Sorry for the late reply… The nice retrospective on region-based memory management you provide as your first link does a good job at explaining the drawbacks of region inference, which I understand are commonly considered show-stoppers for any application to OCaml (unpredictability, lack of solution for separate compilation…). Even if one gives up on the idea of region inference, the idea of region (or arena) allocation does not quite fit the proposal, given that a lot of expressiveness comes from the hypothesis that you can move resources. So I do not think that their benchmarks are meaningful for this proposal, given that it does not contain anything as efficient as deallocating a whole arena at once.
Interested people can find slides from my talk from Monday at Inria Paris (updated to take feedback into account).
Ah, you have a right paper in the end…
I’m not going to pretend like I’m an expert here.
Most of the criticisms of region based memory allocation are that it’s prone to space leaks, and most languages don’t have the type system to support it, and the performance boost while significant isn’t worth all of the issues it brings, so like while it should be an add on library, or .
Those two issues, often force implementers to use it along with GC.
A bit late to the party, but a couple of years ago I played around with (ab)using the minor heap to implement something like region-based memory management. I don’t have access to the code anymore, but could probably recreate it if there was any interest?
Don’t ask me. Maybe @gadmm might be interested.
I sometimes care about parallel programs (to crunch numbers faster on multicore computers); I never care about concurrency (Lwt and Async users).
My hunch is that a region-based GC could be useful for parallel programs in OCaml.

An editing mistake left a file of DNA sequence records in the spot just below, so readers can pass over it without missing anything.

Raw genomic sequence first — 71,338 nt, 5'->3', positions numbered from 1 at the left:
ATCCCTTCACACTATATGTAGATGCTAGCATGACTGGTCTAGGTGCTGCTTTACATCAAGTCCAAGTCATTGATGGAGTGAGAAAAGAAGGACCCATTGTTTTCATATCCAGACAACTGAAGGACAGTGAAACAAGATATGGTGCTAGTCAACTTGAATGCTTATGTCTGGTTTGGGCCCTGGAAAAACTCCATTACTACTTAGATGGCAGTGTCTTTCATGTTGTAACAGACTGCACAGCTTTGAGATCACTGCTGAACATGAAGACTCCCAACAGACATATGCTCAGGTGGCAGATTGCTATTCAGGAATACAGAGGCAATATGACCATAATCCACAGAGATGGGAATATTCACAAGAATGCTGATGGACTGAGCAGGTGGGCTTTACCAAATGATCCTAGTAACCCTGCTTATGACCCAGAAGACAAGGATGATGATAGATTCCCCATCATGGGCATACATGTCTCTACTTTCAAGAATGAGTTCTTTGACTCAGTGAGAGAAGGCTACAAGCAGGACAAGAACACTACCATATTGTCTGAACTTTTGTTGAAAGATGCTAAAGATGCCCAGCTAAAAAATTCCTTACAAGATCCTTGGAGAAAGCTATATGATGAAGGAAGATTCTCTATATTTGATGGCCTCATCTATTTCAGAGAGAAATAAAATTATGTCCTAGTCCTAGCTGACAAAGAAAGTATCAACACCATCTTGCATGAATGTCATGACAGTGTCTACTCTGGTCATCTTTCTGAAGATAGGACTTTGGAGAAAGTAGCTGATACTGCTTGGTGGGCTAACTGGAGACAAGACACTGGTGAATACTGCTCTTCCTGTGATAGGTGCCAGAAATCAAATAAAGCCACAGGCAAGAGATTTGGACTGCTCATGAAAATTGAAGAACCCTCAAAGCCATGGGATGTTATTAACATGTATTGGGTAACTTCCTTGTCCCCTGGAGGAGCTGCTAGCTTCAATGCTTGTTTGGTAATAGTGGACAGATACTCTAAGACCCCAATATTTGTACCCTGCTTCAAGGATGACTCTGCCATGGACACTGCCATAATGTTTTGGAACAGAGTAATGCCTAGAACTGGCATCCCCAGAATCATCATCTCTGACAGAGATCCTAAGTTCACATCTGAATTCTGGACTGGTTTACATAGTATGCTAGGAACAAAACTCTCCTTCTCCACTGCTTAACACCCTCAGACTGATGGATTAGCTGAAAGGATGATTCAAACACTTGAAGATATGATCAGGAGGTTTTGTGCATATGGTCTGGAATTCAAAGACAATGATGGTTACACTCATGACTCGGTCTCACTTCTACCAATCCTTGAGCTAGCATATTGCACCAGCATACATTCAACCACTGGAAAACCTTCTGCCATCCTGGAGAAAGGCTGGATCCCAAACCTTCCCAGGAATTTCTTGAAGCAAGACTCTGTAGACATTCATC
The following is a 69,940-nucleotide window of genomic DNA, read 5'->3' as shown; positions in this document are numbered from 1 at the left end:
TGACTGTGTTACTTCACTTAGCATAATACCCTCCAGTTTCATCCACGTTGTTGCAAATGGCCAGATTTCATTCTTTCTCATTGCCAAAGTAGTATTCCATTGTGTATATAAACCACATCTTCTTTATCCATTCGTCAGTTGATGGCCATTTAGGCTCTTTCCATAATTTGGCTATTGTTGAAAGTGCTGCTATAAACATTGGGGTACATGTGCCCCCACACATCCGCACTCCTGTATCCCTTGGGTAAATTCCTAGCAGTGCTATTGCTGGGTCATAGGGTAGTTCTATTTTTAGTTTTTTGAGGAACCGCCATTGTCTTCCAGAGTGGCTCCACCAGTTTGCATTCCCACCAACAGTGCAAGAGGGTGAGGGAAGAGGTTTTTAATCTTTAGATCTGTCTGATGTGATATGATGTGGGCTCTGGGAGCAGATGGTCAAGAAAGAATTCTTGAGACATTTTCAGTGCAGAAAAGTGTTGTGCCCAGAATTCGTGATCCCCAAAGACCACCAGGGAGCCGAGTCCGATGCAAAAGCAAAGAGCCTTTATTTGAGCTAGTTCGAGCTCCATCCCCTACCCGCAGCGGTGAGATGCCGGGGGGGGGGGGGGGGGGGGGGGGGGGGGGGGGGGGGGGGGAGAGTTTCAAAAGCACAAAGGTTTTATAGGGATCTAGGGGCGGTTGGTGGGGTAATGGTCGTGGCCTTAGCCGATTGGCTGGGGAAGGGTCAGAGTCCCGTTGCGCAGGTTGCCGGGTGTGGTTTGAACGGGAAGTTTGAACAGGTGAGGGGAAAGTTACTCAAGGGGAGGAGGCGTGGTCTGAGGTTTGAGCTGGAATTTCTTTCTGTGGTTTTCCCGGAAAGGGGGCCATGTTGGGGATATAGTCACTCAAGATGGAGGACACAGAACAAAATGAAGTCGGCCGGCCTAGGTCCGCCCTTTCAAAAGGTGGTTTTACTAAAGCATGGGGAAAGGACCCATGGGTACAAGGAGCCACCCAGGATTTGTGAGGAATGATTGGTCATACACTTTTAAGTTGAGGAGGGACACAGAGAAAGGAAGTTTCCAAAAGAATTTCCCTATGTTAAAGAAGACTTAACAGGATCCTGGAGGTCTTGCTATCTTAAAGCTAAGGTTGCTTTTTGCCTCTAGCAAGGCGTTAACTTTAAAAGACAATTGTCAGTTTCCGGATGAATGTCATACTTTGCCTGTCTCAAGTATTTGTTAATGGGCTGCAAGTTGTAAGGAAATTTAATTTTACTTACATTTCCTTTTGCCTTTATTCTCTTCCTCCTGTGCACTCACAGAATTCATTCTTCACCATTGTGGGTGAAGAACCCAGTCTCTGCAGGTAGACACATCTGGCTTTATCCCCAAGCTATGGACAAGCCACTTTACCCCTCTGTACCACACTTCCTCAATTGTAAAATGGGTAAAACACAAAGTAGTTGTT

I.e. a shared memory region, write-once-read-many, is declared.
A owner process fills it (the only allowed writer for this shm).
Reader processes might read it several times.
Once all readers have finished reading (some synchronization mechanism is necessary somewhere), the owner can reuse the whole region for another iteration.
I.e. this region does not need a regular GC; the goal being low latency for parallel programs
Currently, something like this can be done using a bigarray, but I suspect performance could
be better if things did not need to be marshalled/unmarshalled to/from a bigarray. The parmap library uses this bigarray trick.
I.e. this “shared memory GC” needs to be able to write any regular OCaml value in there, and there need a functionality to copy-and-read out of it (for readers).
This being said, there are some functionalities like this in the ocamlnet library.
Also, currently the scalability of ocaml programs using parmap or parany is quite good.
That would just shave a few cycles more, and make parallelism scale better for finer grain computations.
Hack_parallel kind of fits your use case, though like the bigarray trick, there’s a whole lot of (de)serialization going on. IIRC, the (de)serialization has a significant performance impact, which prompted my experiment with (ab)using the minor heap as a region, as well as integrating something like the Ocamlnet functionality instead of marshalling the values.
I’ve chatted to @gadmm about this (I’ve vaguely been working with them on making off-heap values more first class, though ‘working’ is a stretch for what I’ve actually done).
Hack_parallel is an ugly hack with an even uglier interface.
I’ll stay with my parany library for the moment, since it fills all my parallel needs.
Agreed that it’s not pretty - was mainly referring to the functionality